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Submitted: 08-12-2004 by pikabike

I am following up my review from about 2 years ago, because I used the Squall to paddle from Ketchikan to Skagway, Alaska this summer. I feel a long-term review might be useful to other small paddlers.

Though the Squall is not a big boat, I managed to load it up with camping gear and enough food for up to 2 weeks at a stretch. (We sent caches of food to post offices along the way.) The catch is that I put any food that did not fit in the hatches in a big drybag that sat on my rear deck. Not exactly a great location for reasons of weathercocking and stability, but the boat actually remained stable, possibly because I am a bit light for the boat in the first place. A Pelican box for my SLR camera sat in front of my feet in the cockpit.

So.....it IS possible to use this small a kayak on an expedition, but if you don't like bags on deck, one week of camping would be a better duration so that the decks can remain "clean." Typical speed during this day-after-day stretch of loaded paddling dropped, compared with unloaded day paddles--about a quarter to a half a mile an hour. This was expected.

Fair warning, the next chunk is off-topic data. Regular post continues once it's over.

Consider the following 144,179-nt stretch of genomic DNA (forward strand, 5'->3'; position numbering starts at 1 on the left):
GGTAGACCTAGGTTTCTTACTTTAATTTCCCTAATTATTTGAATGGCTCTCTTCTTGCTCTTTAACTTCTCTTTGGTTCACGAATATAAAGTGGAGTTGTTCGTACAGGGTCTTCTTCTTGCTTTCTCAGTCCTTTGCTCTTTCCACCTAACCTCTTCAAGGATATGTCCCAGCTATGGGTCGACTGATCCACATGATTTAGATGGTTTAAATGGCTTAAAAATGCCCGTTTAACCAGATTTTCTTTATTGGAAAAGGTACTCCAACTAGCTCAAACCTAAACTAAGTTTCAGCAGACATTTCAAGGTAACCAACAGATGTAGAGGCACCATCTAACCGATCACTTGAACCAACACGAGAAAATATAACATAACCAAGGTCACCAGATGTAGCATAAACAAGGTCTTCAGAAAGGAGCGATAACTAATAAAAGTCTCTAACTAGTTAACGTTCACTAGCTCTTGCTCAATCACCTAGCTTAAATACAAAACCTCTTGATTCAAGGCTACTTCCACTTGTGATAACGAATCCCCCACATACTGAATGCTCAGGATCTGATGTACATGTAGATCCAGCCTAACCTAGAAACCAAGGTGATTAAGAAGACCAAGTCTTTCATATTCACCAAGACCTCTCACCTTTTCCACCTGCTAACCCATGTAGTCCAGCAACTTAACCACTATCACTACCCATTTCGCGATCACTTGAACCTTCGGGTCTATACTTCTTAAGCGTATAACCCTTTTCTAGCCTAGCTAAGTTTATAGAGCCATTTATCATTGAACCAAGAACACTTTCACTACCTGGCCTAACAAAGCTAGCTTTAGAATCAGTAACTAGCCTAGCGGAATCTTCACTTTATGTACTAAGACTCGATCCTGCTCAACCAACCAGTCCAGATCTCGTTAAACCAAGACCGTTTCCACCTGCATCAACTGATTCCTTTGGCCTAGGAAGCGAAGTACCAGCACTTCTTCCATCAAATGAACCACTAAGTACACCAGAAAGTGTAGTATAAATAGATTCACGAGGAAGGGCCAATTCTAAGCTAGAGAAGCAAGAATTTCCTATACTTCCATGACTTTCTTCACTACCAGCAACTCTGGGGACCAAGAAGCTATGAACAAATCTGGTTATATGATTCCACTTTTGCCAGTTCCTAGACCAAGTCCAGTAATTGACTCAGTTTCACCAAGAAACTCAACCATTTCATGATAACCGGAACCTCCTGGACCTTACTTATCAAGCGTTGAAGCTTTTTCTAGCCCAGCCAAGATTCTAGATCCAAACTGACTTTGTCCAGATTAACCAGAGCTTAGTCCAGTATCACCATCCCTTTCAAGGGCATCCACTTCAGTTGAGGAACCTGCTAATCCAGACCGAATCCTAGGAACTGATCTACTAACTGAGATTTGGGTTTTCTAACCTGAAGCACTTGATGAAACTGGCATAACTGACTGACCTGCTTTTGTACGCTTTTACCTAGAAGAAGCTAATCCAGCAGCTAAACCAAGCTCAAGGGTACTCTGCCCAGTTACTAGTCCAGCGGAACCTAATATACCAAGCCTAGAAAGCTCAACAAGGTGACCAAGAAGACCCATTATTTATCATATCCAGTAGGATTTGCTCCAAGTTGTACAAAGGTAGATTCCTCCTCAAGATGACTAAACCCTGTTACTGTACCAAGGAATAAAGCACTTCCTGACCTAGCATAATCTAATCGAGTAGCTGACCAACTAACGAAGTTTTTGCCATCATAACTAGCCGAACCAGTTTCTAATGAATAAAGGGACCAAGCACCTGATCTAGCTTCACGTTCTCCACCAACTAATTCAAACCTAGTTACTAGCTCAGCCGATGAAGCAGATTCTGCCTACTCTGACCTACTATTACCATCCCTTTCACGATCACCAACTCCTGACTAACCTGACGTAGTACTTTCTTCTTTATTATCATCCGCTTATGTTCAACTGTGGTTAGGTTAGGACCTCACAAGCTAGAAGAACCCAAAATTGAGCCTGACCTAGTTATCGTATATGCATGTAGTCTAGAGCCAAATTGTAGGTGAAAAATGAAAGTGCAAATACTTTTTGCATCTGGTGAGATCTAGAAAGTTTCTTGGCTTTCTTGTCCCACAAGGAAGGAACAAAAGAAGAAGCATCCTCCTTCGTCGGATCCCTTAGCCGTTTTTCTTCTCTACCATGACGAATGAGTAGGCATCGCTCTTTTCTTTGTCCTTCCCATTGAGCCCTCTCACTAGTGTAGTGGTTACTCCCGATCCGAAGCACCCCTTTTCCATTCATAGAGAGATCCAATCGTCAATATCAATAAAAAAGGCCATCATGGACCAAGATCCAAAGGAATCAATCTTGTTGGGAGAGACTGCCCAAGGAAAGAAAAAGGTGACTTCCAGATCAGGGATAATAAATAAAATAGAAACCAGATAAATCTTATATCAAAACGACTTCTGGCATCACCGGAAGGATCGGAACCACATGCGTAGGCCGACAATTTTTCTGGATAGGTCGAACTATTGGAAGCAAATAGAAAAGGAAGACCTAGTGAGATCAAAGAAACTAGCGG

As also expected (from previous experience), the loaded kayak felt heavy and bargey, not exactly confidence-inspiring for leans but I still *could* lean it when I (tentatively) practiced with it like that. However, in actual progression I usually just flipped down the rudder and used that instead of body language. Less tiring. This was another big difference from using the same boat for day paddles.

Being plastic, the Squall endured the abuse from typical Alaskan "beaches" well. It came back with more scratches from 25 days of shore-hauling than it had garnered in the previous 2 years of day paddles, but nothing horrible. One odd thing everyone in my group noticed was that sea lions always popped up behind my blue Squall, NEVER behind any of their yellow kayaks.

Anyway, the Squall did its job well and I would say that I have gotten my money's worth from it. It is forgiving enough for a beginner to learn on, yet it still rewards diligent practice with improved handling. I just wish CD had made both the front and aft decks a bit lower.

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